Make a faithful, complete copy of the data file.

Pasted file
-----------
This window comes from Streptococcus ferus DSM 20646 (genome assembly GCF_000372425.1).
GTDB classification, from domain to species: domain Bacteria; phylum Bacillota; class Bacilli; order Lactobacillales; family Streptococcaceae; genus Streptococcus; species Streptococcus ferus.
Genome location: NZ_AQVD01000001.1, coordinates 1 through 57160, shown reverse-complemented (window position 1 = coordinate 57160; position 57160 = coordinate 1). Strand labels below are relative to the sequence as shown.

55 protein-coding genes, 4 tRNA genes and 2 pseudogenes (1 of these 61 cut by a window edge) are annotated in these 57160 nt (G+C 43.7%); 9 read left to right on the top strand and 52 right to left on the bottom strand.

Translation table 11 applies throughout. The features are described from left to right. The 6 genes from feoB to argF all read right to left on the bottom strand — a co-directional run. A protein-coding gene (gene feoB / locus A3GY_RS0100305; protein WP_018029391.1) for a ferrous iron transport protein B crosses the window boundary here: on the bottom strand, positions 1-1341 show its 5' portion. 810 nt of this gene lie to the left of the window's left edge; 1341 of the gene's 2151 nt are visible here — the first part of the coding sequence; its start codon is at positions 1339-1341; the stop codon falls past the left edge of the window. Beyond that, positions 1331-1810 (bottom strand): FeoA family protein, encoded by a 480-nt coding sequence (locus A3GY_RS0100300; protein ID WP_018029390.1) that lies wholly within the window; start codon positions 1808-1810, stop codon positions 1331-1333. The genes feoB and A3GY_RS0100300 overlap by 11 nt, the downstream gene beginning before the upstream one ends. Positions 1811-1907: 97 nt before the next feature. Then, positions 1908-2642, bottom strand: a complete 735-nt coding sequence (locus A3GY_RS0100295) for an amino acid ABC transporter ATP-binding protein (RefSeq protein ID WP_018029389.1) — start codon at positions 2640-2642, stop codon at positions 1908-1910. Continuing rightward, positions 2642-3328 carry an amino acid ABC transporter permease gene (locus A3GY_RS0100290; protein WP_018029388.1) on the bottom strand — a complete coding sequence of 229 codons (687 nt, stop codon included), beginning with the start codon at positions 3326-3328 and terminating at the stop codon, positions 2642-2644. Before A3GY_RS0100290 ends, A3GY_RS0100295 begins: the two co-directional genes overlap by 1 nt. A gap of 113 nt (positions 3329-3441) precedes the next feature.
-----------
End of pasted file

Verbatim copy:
This window comes from Streptococcus ferus DSM 20646 (genome assembly GCF_000372425.1).
GTDB classification, from domain to species: domain Bacteria; phylum Bacillota; class Bacilli; order Lactobacillales; family Streptococcaceae; genus Streptococcus; species Streptococcus ferus.
Genome location: NZ_AQVD01000001.1, coordinates 1 through 57160, shown reverse-complemented (window position 1 = coordinate 57160; position 57160 = coordinate 1). Strand labels below are relative to the sequence as shown.

55 protein-coding genes, 4 tRNA genes and 2 pseudogenes (1 of these 61 cut by a window edge) are annotated in these 57160 nt (G+C 43.7%); 9 read left to right on the top strand and 52 right to left on the bottom strand.

Translation table 11 applies throughout. The features are described from left to right. The 6 genes from feoB to argF all read right to left on the bottom strand — a co-directional run. A protein-coding gene (gene feoB / locus A3GY_RS0100305; protein WP_018029391.1) for a ferrous iron transport protein B crosses the window boundary here: on the bottom strand, positions 1-1341 show its 5' portion. 810 nt of this gene lie to the left of the window's left edge; 1341 of the gene's 2151 nt are visible here — the first part of the coding sequence; its start codon is at positions 1339-1341; the stop codon falls past the left edge of the window. Beyond that, positions 1331-1810 (bottom strand): FeoA family protein, encoded by a 480-nt coding sequence (locus A3GY_RS0100300; protein ID WP_018029390.1) that lies wholly within the window; start codon positions 1808-1810, stop codon positions 1331-1333. The genes feoB and A3GY_RS0100300 overlap by 11 nt, the downstream gene beginning before the upstream one ends. Positions 1811-1907: 97 nt before the next feature. Then, positions 1908-2642, bottom strand: a complete 735-nt coding sequence (locus A3GY_RS0100295) for an amino acid ABC transporter ATP-binding protein (RefSeq protein ID WP_018029389.1) — start codon at positions 2640-2642, stop codon at positions 1908-1910. Continuing rightward, positions 2642-3328 carry an amino acid ABC transporter permease gene (locus A3GY_RS0100290; protein WP_018029388.1) on the bottom strand — a complete coding sequence of 229 codons (687 nt, stop codon included), beginning with the start codon at positions 3326-3328 and terminating at the stop codon, positions 2642-2644. Before A3GY_RS0100290 ends, A3GY_RS0100295 begins: the two co-directional genes overlap by 1 nt. A gap of 113 nt (positions 3329-3441) precedes the next feature.